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Gili Kugler and Ya'ara Rafiah; Translator: Hanna Kahana

5:00 We arrived at the CP, parked the vehicle on the Israeli side and crossed over on food.

To our surprise, the two soldiers in post no. 1 were sleeping on the table. We were shocked – we saw queues up to the parking lot – and the soldiers were sleeping. We knocked on the armored window, they woke up and explained that the x-ray maching wasn't working and that they weren't authorized to let people pass without screening. They are waiting for an authorized security guard. They don't know when he is supposed to arrive. Their commander is aware of the situation. Nothing can be done.

We enter the shed. 4 posts are active, but the queues are long. Long but calm.

It has been already a few shifts where we arrive and find the situation abominable, unactive posts, shoving and blows. So this time there was a relatively pleasant feeling, and also expectation in view of yesterday's report. But in fact, when one thinks about it, it is not at all clear what is worse? The nerves, the anger and the violence of the pushing and shoving, or the apathy, the despair and theacquiescence in view of a queue that doesn't move?

In the shed all was calm, so we went out and saw that the queues are very long and reach deep into the parking lot. We stood around and talked with the people. The sun began to shine. The queue did not move.


The soldier in the aquariumcame out and turned out to be a nice and understanding young man. We told him that it would be advisable to open the queues more often, even for a short time, so that there would be a feeling of movement all the time. I may be that he took our advice too literally, and he really opened many times but for very few people each time…Better to keep quiet?


The transporation intended for workers to Atarot arrives, they see the length of the queue and do not even trouble to stand in it. They enter and sit on the benches. Everybody knows what will soon happen.


6:00 We go back in, the queue to the humanitarian gate is long, the other queues to the enclosures reaches deep into the parking lot, the benches are full with nervous people who do not understand why nothing moves. We go to the security guard who stands near the aquarium and hear him talking on the phone, seemingly with the people inside, and says that the queue does not move, that there is pressure in the air and that it is advisable to begin speeding up the passage at the posts, as the explosion is imminent.

And indeed, while he is still talking, everything breaks up. The "quiet" morning turns into a pack of people who press and are themselves pressurized. What a pity!! How depressing…

6:25 There are 7 people in the aquarium: soldiers, a DCO officer, policemen and security guards. From outside one can see the laughs and the party. Nobody comes out, not even the DCO soldier. Outside – scores of women and children, old people and persons with authorizations to cross over at the humanitarian gate, who don't know what to do. Nobody comes out to talk to them, there is no chance to pass through the enclosures. The people who stand in the queues ask us whether they should wait until the humanitarian gate is opened. When it will be opened. (a group of women pass from the humanitarian queue to the disorderly queue of the enclosures, back and forth, they don't know where chance will smile on them. We contact the DCO – they don't know whether the gate will be opened and when, we try to talk to a policeman or a soldier – have them just say what one should do, wait at the humanitarian queue or stand in the queues that try to reorganize. Nobody hears us, or rather, hears but isn't interested to listen and certainly not to answer. The feeling is just  terrible. Helplessness in view of a wall of unreceptiveness. And this happens at the humanitarian queue. The rest of the crowd rages and storms the narrow openings of the enclosures. Perhaps apathy and despair are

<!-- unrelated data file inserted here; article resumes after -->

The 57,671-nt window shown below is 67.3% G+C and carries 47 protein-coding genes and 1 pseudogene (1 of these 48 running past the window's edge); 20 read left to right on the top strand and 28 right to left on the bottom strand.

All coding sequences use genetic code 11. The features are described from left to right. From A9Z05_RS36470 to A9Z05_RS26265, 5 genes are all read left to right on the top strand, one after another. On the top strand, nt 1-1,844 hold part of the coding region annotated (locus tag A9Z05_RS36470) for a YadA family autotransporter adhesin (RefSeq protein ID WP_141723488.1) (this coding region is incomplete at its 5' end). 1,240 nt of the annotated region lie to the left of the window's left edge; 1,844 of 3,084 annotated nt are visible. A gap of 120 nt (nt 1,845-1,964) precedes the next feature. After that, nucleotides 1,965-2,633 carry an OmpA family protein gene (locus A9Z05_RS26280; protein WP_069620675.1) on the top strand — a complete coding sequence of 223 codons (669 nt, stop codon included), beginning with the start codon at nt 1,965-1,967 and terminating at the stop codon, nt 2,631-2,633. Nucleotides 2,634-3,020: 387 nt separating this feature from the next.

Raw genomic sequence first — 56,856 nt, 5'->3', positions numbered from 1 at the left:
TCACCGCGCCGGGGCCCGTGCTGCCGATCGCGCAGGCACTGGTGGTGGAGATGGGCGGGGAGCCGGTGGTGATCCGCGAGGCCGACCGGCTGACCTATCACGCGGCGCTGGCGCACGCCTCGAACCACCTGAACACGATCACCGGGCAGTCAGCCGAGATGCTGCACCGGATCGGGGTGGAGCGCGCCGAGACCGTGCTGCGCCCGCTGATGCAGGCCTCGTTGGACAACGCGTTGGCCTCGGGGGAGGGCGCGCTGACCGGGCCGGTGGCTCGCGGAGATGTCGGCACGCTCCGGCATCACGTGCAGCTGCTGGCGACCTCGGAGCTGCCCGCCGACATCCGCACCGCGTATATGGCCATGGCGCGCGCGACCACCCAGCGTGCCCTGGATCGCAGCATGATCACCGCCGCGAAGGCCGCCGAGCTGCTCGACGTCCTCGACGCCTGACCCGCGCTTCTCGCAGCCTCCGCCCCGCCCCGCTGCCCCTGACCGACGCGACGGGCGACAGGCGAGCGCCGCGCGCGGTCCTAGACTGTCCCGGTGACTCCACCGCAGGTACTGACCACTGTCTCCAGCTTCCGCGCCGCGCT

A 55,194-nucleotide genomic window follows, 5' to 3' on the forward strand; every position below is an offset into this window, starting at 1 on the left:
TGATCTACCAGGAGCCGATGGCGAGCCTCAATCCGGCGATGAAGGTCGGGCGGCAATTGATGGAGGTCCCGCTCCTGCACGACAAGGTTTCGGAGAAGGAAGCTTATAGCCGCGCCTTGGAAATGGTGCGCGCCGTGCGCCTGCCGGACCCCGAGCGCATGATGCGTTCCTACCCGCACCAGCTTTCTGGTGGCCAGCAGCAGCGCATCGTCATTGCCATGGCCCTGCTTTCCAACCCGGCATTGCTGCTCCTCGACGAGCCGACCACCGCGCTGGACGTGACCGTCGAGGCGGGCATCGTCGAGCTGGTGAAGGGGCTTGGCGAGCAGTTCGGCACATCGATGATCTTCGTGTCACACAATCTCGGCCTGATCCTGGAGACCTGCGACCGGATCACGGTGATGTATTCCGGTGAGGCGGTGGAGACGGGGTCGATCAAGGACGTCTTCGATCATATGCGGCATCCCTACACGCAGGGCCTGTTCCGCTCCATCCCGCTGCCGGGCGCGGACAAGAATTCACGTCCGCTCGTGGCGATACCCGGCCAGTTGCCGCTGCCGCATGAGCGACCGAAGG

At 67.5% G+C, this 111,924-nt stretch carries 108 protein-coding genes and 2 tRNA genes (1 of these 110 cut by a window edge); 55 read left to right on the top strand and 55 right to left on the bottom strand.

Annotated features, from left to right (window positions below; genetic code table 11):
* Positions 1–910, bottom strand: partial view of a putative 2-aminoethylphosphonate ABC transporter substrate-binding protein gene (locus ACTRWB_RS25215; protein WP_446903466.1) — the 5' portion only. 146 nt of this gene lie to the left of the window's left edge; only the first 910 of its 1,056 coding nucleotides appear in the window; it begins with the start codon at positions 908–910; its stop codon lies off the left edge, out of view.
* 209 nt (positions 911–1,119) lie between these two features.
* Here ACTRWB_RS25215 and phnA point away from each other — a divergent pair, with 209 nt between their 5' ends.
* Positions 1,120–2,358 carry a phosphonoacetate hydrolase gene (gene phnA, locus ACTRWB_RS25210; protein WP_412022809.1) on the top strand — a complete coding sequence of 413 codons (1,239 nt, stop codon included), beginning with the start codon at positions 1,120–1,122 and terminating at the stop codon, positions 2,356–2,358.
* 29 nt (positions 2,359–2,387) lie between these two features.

6:30 The humanitarian gate is opened. The same persons who have been standing already for some time at the aquarium decide to come out and open it. It would be interesting to know whether they couldn't have done it earlier? It seems to us that they could have. When we tried to ask they shouted at us not to interfere.

The humanitarian works, the queues are again acting, more or less, and they are still long.

Enough, we have had enough. We decided to set out on an adventure on wheels, and to pass through the vehicle CP by bus. We crossed the square on foot, got on a bus, descended 20 meters later, and crossed the blue ID cards CP. The girl soldier could care less, whereas the security guards at the exit gate couldn't understand what we were doing there, why we talk Hebrew. They held the ID cards and insisted we tell them what our land of origin was.  I answered that I was a Russian.

Have a nice day.